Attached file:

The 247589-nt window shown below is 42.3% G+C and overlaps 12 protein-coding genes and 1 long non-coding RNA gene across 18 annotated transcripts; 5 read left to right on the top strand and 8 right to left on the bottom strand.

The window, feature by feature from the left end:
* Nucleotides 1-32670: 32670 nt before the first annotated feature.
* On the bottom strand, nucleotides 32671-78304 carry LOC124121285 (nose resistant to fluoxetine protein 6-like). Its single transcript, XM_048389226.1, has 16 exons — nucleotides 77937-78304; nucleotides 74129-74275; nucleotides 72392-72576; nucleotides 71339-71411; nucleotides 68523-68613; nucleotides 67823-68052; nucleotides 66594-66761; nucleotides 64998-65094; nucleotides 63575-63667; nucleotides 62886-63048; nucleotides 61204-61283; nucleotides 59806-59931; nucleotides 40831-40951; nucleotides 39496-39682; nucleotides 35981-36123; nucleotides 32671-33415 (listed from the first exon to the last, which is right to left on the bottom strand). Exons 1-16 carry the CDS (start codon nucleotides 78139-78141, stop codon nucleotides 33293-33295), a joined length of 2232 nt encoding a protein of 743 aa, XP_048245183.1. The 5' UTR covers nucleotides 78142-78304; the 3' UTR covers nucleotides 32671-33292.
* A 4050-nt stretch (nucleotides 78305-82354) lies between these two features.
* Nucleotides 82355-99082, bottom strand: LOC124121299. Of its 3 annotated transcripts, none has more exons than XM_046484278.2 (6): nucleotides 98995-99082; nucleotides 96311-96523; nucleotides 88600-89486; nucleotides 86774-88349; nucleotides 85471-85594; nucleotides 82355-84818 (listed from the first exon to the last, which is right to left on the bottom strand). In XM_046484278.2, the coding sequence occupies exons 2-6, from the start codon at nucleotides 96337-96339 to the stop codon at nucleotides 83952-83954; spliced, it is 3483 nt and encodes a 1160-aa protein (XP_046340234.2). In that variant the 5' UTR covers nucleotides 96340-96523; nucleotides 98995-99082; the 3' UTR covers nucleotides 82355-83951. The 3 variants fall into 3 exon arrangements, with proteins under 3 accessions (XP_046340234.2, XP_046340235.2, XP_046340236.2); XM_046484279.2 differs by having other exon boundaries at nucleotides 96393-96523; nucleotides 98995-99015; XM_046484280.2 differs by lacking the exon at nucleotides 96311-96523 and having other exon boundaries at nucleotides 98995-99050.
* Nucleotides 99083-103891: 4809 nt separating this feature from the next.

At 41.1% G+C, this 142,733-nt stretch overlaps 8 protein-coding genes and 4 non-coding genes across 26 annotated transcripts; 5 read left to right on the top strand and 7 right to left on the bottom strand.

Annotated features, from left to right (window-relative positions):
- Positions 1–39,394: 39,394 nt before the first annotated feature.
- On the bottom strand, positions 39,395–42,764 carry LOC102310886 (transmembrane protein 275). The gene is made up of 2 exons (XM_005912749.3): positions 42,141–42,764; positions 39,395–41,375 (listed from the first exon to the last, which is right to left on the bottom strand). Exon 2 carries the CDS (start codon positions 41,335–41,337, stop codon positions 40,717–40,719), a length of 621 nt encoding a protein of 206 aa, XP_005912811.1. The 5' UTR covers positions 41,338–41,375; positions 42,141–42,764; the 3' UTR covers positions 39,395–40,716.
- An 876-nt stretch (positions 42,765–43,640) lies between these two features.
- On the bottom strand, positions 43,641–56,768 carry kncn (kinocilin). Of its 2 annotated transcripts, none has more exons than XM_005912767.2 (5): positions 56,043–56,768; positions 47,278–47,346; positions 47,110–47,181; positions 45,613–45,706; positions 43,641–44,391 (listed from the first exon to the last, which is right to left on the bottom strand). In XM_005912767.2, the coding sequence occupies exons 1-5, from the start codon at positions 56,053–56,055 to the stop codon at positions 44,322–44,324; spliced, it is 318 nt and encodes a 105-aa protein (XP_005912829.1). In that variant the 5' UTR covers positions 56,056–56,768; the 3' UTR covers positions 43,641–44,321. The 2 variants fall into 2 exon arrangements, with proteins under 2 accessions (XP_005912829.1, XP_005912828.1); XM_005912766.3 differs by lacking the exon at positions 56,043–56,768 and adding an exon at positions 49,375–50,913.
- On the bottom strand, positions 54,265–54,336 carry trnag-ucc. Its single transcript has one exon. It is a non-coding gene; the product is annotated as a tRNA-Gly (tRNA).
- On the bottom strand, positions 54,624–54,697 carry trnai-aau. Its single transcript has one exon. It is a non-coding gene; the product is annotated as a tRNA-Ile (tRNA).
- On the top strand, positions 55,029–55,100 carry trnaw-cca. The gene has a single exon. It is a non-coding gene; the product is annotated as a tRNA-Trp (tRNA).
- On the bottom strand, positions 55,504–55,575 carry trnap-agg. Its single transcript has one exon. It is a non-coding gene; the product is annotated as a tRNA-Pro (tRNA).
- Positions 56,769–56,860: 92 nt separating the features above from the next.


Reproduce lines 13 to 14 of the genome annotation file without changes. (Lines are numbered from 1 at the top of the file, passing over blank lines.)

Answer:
- On the bottom strand, positions 43,641–56,768 carry kncn (kinocilin). Of its 2 annotated transcripts, none has more exons than XM_005912767.2 (5): positions 56,043–56,768; positions 47,278–47,346; positions 47,110–47,181; positions 45,613–45,706; positions 43,641–44,391 (listed from the first exon to the last, which is right to left on the bottom strand). In XM_005912767.2, the coding sequence occupies exons 1-5, from the start codon at positions 56,053–56,055 to the stop codon at positions 44,322–44,324; spliced, it is 318 nt and encodes a 105-aa protein (XP_005912829.1). In that variant the 5' UTR covers positions 56,056–56,768; the 3' UTR covers positions 43,641–44,321. The 2 variants fall into 2 exon arrangements, with proteins under 2 accessions (XP_005912829.1, XP_005912828.1); XM_005912766.3 differs by lacking the exon at positions 56,043–56,768 and adding an exon at positions 49,375–50,913.
- On the bottom strand, positions 54,265–54,336 carry trnag-ucc. Its single transcript has one exon. It is a non-coding gene; the product is annotated as a tRNA-Gly (tRNA).